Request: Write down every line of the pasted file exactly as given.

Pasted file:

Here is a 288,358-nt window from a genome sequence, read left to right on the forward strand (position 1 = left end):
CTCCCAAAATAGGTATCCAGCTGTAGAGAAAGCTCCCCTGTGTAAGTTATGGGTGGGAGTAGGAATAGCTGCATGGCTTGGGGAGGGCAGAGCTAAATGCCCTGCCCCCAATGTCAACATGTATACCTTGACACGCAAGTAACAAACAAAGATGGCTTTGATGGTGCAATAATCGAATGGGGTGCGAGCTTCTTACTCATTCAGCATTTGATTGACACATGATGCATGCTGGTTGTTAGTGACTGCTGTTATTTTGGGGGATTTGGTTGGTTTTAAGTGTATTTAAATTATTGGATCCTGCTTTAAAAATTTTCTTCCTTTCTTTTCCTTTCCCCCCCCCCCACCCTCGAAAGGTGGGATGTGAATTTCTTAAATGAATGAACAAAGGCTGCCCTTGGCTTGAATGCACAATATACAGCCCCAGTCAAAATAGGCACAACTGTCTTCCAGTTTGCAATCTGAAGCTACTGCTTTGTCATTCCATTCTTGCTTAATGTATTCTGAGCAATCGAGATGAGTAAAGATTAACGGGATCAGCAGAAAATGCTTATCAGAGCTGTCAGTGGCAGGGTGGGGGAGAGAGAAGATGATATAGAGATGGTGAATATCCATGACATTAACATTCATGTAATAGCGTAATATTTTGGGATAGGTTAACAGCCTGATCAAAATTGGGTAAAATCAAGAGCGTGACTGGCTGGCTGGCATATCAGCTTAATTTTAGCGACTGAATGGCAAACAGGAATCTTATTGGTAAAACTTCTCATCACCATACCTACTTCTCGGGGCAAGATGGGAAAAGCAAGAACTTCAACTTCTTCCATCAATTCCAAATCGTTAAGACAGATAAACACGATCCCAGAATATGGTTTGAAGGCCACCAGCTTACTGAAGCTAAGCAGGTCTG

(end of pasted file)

Here is a 288,358-nt window from a genome sequence, read left to right on the forward strand (position 1 = left end):
CTCCCAAAATAGGTATCCAGCTGTAGAGAAAGCTCCCCTGTGTAAGTTATGGGTGGGAGTAGGAATAGCTGCATGGCTTGGGGAGGGCAGAGCTAAATGCCCTGCCCCCAATGTCAACATGTATACCTTGACACGCAAGTAACAAACAAAGATGGCTTTGATGGTGCAATAATCGAATGGGGTGCGAGCTTCTTACTCATTCAGCATTTGATTGACACATGATGCATGCTGGTTGTTAGTGACTGCTGTTATTTTGGGGGATTTGGTTGGTTTTAAGTGTATTTAAATTATTGGATCCTGCTTTAAAAATTTTCTTCCTTTCTTTTCCTTTCCCCCCCCCCCACCCTCGAAAGGTGGGATGTGAATTTCTTAAATGAATGAACAAAGGCTGCCCTTGGCTTGAATGCACAATATACAGCCCCAGTCAAAATAGGCACAACTGTCTTCCAGTTTGCAATCTGAAGCTACTGCTTTGTCATTCCATTCTTGCTTAATGTATTCTGAGCAATCGAGATGAGTAAAGATTAACGGGATCAGCAGAAAATGCTTATCAGAGCTGTCAGTGGCAGGGTGGGGGAGAGAGAAGATGATATAGAGATGGTGAATATCCATGACATTAACATTCATGTAATAGCGTAATATTTTGGGATAGGTTAACAGCCTGATCAAAATTGGGTAAAATCAAGAGCGTGACTGGCTGGCTGGCATATCAGCTTAATTTTAGCGACTGAATGGCAAACAGGAATCTTATTGGTAAAACTTCTCATCACCATACCTACTTCTCGGGGCAAGATGGGAAAAGCAAGAACTTCAACTTCTTCCATCAATTCCAAATCGTTAAGACAGATAAACACGATCCCAGAATATGGTTTGAAGGCCACCAGCTTACTGAAGCTAAGCAGGTCTG